Saturday, January 07, 2006

NETWORK NEUTRALITY: WSJ says BellSouth seeking broadband toll



Report: Bells to push for Web fees
Phone companies want Internet content providers to pay for data moving
over networks, paper says.

January 6, 2006: 7:14 AM EST

NEW YORK ( - Large phone companies are seeking payments from
Internet companies for high-quality delivery of music, movies and other
content that will move over their telecommunications networks, according
to a published report.

The Wall Street Journal reported the push by telephone companies could set
the stage for the next big battle in the ever-changing telecommunications

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Movielink LLC, a joint venture of five major movie studios that offers
movies to consumers over the Internet, said it has discussed the issue of
payments with BellSouth (Research), the newspaper reported, while
BellSouth said it is in early talks with Internet movie companies and at
least one gaming company over reaching agreements on some kind of

The Journal also reports executives at AT&T (Research) expressed support
for charging companies to ensure that their content gets priority delivery
over its network, while Ivan Seidenberg, CEO of Verizon Communications,
said he might favor reaching deals with companies to do the same.

"We have to make sure they don't sit on our network and chew up our
capacity," Seidenberg told reporters Thursday.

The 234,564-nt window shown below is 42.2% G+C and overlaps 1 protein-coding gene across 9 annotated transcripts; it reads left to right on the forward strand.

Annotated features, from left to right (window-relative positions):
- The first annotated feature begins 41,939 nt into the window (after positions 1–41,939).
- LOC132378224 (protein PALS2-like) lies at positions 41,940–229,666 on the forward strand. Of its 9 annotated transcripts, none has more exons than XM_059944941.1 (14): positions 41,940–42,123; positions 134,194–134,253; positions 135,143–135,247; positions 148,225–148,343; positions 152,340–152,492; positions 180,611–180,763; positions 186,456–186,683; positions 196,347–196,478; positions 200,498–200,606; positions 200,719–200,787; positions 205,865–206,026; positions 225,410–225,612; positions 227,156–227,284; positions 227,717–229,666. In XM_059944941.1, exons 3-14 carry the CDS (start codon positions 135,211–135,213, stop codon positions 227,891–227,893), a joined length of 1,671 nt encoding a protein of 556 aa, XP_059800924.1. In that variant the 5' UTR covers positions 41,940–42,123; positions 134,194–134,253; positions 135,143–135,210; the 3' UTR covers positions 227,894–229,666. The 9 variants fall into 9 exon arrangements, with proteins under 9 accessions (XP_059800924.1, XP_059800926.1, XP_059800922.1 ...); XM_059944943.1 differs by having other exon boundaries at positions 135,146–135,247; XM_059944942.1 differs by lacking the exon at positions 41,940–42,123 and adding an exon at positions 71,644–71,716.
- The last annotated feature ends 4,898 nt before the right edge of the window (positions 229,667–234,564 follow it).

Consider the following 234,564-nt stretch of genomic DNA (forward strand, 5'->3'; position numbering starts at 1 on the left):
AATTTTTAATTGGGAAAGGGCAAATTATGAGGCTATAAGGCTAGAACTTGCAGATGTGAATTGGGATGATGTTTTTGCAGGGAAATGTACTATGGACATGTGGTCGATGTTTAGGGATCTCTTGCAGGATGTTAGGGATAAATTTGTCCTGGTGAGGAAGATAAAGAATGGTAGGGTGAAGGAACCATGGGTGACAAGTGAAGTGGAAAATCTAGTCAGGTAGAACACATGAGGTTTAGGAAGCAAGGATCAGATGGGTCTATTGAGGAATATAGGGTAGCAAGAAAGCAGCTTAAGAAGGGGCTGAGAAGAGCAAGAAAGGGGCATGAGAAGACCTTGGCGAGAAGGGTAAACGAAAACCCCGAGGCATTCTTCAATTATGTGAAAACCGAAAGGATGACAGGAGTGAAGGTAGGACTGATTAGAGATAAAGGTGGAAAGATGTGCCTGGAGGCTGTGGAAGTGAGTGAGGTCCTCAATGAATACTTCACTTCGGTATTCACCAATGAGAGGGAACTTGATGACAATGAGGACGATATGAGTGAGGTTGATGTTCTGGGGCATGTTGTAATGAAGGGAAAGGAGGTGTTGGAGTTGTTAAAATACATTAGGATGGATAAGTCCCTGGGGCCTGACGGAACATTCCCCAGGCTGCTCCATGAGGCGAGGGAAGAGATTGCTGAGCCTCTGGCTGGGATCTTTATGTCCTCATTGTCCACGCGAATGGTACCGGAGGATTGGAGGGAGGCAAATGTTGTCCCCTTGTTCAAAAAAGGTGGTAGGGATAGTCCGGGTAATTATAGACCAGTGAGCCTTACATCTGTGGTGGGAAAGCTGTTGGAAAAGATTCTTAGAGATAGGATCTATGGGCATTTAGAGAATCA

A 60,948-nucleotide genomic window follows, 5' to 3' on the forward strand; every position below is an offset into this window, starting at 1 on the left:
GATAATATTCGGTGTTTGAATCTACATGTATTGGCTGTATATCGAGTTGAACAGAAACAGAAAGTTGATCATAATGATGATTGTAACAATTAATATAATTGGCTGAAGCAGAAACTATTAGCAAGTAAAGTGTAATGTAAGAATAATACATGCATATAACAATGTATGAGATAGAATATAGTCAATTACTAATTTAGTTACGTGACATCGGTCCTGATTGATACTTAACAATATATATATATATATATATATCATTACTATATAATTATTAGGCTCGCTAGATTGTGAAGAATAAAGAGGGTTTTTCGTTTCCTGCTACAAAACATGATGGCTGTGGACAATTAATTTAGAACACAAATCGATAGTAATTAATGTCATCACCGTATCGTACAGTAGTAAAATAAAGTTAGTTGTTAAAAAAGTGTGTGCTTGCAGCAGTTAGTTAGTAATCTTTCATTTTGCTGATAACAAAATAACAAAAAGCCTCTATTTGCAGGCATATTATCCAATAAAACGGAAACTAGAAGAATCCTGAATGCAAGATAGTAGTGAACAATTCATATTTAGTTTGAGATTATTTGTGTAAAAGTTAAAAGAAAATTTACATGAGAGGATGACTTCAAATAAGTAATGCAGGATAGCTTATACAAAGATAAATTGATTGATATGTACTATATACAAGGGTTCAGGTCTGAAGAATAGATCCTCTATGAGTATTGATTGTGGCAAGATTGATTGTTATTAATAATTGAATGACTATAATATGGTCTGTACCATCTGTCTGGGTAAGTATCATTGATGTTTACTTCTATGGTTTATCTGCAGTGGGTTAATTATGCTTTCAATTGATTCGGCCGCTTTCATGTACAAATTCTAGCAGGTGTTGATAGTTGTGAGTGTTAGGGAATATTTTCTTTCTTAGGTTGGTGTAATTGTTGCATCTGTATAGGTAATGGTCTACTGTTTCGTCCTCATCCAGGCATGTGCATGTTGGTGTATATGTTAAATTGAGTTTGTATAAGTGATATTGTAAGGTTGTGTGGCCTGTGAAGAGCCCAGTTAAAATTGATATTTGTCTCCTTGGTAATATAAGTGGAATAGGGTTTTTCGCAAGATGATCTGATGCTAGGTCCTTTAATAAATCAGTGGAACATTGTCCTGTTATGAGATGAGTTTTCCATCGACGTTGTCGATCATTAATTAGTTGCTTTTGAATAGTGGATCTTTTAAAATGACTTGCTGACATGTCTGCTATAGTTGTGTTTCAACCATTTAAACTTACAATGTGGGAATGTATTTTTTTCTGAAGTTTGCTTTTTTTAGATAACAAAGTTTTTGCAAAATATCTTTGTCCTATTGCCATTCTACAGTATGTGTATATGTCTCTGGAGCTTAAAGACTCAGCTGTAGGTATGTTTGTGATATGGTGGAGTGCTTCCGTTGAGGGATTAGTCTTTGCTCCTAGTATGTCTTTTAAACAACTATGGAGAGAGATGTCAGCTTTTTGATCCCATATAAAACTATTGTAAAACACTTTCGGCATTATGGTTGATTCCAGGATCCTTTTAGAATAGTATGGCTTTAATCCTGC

But the paper reports that the Internet companies are likely to fight the
demands for payments from the phone companies, arguing that making them
pay for priority delivery of their content amounts to holding them ransom,
thus hurting competition and, ultimately, the consumer.

"They want to charge us for the bandwidth the customer has already paid
for," said Jeffrey Citron, CEO of Vonage, a leading provider of telephone
service over the Internet "The customer has to pay twice. That's crazy."

The newspaper reports that executives at large Internet companies such as
Google (Research) worry that broadband providers will exert too much power
over content that travels on their networks if they start charging
providers for delivery. And it reports that smaller companies say they may
not be able to afford paying for premium network access.

But one Internet company, Movielink, said it is open to such a fee
arrangement, according to the report, because its executives believe it
could benefit from high-quality delivery of its products.

"Movielink is certainly interested in increasing the quality of service to
customers," said CEO Jim Ramo. "We're willing to explore a commercial
relationship where we can get that done." But he added that his company's
talks with BellSouth are still in the conceptual stage.

Until recently, phone companies were required to treat all data sent
across their high-speed networks equally and without discrimination,
according to the newspaper. But last year, a Supreme Court decision opened
the door for the Federal Communications Commission to deregulate Internet
services, which it promptly did. The Journal reported the change allows
the type of pricing plans now being proposed by the local phone companies.

William Smith, chief technology officer of BellSouth, told the newspaper
he envisions charging content providers a fee based on the volume of
material they send over BellSouth's network, as well as the bandwidth the
content takes up. He compared his model to that used by Google, which
charges advertisers more for ads with better display. BellSouth intends to
neither to restrict consumer access nor block providers, the paper


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